Blog Photo Insertion: place your cursor at the very beginning of the text (this will be where your photo will appear). Click “Add Media” and select your photo from your computer.
Magazine Photo Insertion: scroll down to the bottom of the post and on the right where the “Select Feature Image” box is, click into that.
Warning! When you select the photo, make sure the attachment settings are set to “Full Size” before inserting it into the page. If it’s set to medium or small, the image size will be incorrect.
Step 6. Technical Edits
- Delete the URL from the photo. Click on the photo in the post–it should highlight blue. Enter the “edit” screen by clicking the box in the upper left corner of the blue photo. Delete the link that is in the “Link URL” line. Press Update.
- Make sure the text is right up below the image. No spaces.
Step 7. Add the Source Code: Add the photo’s source below the article’s sources. Go into the “Text” screen and copy/paste one set of the existing source code. Change the word “Source” to “Photo” and then paste the URL where you found the photo in where the other link is. Give the site a name. See below.
example: <span style=”color: #888888; font-size: xx-small;”>Photo: </span><a href=”SITE URL GOES HERE” target=”_blank”><span style=”color: #2200fc; font-size: xx-small;”>SITE NAME GOES HERE</span></a>
Adding a Border to Blog Posts with Pixlr O’Matic
For blog photos only.
1. Go to http://pixlr.com/o-matic/
2. Select the computer icon to upload a photo.
3. Use the yellow features of the circle to add a border to the image. Only use the first black border option. IMPORTANT:
- It is important that the image is large and of great quality. 1078 x 516 pixels is the minimum size.
- Don’t add the image to the top of the page. Only add it to the “Featured Image” box. This is located at the bottom right side of the post. After uploading, in the “Alternative Text” section add the SEO keyphrase.
- Magazine images do not get styled (no tint or border).
- Magazine images need to be resized and given an SEO name.
Difference Between Blog and Magazine Photos VERY IMPORTANT
- For the blog, always give images the black border. If the image has a white background (3D look) it does not need a border. For the magazine, don’t ever use a border.
- For the magazine, don’t put the photo on top of the page. Utilize the “Featured Image” box on the bottom right.
- Blog image dimensions: 400 x 260-280 (width x height).
- Magazine image dimensions: 1078 x 516 pixels minimum (width x height).
Note: Do not use images from a photographers website and/or any website that charges for images.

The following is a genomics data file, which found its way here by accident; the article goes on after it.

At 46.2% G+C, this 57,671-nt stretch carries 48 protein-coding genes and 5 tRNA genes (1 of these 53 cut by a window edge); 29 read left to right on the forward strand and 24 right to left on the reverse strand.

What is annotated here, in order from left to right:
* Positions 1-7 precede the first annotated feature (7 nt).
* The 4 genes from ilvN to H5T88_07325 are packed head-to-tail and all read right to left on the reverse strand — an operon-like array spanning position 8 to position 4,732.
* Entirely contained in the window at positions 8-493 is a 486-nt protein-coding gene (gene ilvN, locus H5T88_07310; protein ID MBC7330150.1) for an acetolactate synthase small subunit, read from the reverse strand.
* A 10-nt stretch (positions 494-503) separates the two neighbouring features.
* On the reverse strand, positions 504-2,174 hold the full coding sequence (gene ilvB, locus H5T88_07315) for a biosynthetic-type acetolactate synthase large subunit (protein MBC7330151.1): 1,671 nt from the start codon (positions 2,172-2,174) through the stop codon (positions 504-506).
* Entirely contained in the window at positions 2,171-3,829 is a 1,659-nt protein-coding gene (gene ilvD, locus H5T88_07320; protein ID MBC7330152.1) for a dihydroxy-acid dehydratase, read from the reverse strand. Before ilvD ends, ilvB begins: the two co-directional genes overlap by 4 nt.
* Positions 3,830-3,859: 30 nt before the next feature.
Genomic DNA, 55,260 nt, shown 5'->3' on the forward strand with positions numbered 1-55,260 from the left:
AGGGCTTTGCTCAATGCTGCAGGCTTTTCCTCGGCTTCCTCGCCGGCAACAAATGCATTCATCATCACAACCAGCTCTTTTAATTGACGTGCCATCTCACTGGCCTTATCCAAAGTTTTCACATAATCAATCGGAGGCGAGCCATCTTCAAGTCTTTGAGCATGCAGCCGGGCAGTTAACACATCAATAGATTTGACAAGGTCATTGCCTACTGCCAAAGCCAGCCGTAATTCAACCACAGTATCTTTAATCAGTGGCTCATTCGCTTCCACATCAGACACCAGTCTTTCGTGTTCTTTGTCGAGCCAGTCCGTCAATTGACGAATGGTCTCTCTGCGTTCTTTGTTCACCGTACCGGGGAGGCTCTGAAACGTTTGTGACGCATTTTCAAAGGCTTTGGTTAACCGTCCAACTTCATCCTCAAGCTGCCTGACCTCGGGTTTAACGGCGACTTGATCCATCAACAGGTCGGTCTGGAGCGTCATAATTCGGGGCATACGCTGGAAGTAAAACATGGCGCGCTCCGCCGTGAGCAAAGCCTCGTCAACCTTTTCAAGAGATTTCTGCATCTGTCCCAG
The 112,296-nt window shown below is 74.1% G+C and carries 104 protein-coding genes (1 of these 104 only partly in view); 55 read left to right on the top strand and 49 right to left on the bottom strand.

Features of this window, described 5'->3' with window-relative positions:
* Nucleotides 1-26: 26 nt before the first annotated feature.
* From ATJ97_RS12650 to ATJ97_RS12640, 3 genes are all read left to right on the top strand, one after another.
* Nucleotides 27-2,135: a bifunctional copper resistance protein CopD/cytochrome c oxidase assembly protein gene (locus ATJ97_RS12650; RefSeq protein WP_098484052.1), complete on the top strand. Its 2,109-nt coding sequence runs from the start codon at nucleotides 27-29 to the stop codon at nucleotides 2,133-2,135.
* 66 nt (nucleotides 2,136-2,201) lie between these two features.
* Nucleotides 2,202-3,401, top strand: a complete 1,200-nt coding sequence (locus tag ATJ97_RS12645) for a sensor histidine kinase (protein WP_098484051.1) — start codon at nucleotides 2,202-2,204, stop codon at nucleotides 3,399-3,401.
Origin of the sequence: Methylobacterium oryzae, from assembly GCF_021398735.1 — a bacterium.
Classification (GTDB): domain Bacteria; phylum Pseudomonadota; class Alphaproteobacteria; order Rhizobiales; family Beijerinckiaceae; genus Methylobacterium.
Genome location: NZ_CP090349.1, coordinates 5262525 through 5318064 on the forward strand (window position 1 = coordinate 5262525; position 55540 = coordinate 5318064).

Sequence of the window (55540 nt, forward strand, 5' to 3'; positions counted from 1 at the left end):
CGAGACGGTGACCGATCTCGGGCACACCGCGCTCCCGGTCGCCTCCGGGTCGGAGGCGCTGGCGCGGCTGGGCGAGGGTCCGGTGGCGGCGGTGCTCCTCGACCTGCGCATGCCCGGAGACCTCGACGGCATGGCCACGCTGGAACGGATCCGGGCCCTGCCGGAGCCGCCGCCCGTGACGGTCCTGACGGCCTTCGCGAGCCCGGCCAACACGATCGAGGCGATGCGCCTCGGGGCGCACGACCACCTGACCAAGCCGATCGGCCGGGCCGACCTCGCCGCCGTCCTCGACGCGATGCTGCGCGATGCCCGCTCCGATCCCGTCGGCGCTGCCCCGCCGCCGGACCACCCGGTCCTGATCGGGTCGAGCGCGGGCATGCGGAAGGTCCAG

Example Blog Image
This image is 400px × 267px. It is styled and has a border. It is perfect for the blog.
Whenever possible, use creative or funny images. In the past, we’ve struggled with the blog and magazine being an endless stream of articles showing pictures of poor people… Not surprising since our topic is poverty. However, we’re trying to find ways to visually cover the topic of poverty with a limited number of the doom and gloom photos. Below are a few good examples of thinking outside the box. Spend some time on other news sites, what images draw you in? If there were no words,
- Did you rename the image in the proper SEO format?
- Does it look good? Image isn’t over tinted (image should be clear and not blurry).
- Is it the right size?
- Did you delete the image URL in the edit settings of the photo? You must do this so the photo does not link to anything once published.
- Did you cite the photo’s source at the bottom of the article, below the written sources?
- Did you delete any residual spaces between the photo and the text?
Biggest Mistakes of Visual Editors
- Boring photos and excessive poverty photos. Yes, most articles relate to global poverty, but that doesn’t mean every article needs a photo of impoverished people. For example, instead of adding a photo of poor people to an article about poverty dropping in Nigeria, try using a photo of the famous boxer Muhammad Ali standing victorious over an opponent that he just knocked out. Get creative! Good images help articles get read!
- Over-tinting. If the image isn’t clear, don’t use it. Not every image will look good with the tint, especially if it’s a low quality image.
- Linking the image. Always preview the article after adding your photo. If the image is linked (so it expands to a larger image) then it will look odd on the blog and hurt the articles SEO ranking.